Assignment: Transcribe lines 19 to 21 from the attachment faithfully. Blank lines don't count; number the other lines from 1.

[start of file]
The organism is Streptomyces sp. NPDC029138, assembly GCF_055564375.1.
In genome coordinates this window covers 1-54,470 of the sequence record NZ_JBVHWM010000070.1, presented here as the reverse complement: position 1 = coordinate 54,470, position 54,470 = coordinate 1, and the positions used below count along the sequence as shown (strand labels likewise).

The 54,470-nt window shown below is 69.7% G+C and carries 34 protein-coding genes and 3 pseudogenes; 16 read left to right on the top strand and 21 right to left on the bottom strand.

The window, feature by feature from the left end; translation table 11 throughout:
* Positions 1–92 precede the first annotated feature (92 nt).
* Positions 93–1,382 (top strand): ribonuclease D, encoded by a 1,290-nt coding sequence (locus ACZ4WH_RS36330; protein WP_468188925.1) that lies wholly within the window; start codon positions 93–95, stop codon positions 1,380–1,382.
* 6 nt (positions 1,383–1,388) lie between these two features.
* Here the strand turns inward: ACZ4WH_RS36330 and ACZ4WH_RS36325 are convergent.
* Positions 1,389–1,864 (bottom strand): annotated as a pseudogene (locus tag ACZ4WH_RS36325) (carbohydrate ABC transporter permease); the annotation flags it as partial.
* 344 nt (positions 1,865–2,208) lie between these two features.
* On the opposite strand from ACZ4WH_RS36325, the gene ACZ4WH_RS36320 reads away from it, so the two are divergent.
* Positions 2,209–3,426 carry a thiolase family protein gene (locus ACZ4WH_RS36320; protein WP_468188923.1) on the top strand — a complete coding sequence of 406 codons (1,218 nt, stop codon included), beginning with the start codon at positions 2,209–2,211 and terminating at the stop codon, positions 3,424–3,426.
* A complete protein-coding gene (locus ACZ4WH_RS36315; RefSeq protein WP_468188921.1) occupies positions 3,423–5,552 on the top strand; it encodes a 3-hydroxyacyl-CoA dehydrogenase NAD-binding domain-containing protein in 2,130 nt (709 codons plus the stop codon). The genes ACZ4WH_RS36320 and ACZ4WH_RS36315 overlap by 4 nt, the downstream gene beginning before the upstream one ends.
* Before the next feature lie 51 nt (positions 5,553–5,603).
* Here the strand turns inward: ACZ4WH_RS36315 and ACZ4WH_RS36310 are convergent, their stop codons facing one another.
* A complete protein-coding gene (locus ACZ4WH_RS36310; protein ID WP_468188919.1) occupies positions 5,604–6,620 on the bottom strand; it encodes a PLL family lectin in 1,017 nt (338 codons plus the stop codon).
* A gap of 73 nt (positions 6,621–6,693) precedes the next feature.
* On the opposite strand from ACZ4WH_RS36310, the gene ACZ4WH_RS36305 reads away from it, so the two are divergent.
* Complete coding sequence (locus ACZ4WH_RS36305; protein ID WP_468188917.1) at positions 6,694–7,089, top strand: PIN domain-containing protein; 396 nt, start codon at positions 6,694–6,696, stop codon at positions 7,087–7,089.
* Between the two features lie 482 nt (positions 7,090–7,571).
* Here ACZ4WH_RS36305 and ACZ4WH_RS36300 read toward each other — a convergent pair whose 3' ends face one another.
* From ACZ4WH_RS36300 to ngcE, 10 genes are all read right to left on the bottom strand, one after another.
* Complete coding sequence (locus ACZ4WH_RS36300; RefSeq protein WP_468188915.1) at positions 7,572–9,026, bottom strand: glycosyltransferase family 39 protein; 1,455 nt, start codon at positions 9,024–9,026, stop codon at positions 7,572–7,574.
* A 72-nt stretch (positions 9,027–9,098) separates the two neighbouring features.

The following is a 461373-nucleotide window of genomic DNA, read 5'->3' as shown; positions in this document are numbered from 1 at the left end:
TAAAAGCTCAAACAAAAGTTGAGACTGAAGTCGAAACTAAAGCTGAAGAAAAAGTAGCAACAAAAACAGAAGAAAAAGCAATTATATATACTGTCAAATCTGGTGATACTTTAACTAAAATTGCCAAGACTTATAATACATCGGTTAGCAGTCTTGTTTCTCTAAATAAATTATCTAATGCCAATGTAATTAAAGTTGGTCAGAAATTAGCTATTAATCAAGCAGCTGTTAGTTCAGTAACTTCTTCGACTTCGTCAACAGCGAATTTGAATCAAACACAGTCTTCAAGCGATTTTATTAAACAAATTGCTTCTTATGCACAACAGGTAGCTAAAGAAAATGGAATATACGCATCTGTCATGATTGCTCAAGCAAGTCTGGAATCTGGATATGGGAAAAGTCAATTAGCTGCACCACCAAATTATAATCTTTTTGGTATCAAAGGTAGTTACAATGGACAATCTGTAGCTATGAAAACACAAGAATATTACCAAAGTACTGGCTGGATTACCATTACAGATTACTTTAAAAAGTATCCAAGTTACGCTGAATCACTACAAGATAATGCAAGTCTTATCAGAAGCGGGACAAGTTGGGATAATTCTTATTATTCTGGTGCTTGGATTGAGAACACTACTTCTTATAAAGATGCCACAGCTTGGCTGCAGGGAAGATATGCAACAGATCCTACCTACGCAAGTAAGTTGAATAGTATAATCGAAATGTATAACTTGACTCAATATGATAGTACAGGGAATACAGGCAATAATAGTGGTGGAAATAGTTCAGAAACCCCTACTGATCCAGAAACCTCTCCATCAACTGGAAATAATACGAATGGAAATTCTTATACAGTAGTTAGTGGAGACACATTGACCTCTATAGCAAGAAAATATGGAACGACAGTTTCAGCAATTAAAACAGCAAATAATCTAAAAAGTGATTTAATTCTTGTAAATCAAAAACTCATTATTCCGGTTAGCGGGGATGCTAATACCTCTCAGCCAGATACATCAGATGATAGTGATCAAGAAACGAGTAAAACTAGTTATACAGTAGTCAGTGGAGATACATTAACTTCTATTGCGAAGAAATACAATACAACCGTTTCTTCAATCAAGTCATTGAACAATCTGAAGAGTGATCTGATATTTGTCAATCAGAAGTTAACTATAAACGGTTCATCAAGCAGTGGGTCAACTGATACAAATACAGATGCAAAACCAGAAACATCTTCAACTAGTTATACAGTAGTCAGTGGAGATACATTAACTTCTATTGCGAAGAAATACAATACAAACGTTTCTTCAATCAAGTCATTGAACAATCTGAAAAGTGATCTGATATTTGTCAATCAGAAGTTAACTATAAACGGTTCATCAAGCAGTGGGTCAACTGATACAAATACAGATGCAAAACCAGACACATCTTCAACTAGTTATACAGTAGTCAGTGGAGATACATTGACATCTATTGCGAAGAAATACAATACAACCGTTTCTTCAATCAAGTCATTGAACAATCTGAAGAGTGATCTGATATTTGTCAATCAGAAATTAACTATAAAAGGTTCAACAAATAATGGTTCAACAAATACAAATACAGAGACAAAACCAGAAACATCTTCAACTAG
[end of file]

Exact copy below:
* Complete coding sequence (locus ACZ4WH_RS36305; protein ID WP_468188917.1) at positions 6,694–7,089, top strand: PIN domain-containing protein; 396 nt, start codon at positions 6,694–6,696, stop codon at positions 7,087–7,089.
* Between the two features lie 482 nt (positions 7,090–7,571).
* Here ACZ4WH_RS36305 and ACZ4WH_RS36300 read toward each other — a convergent pair whose 3' ends face one another.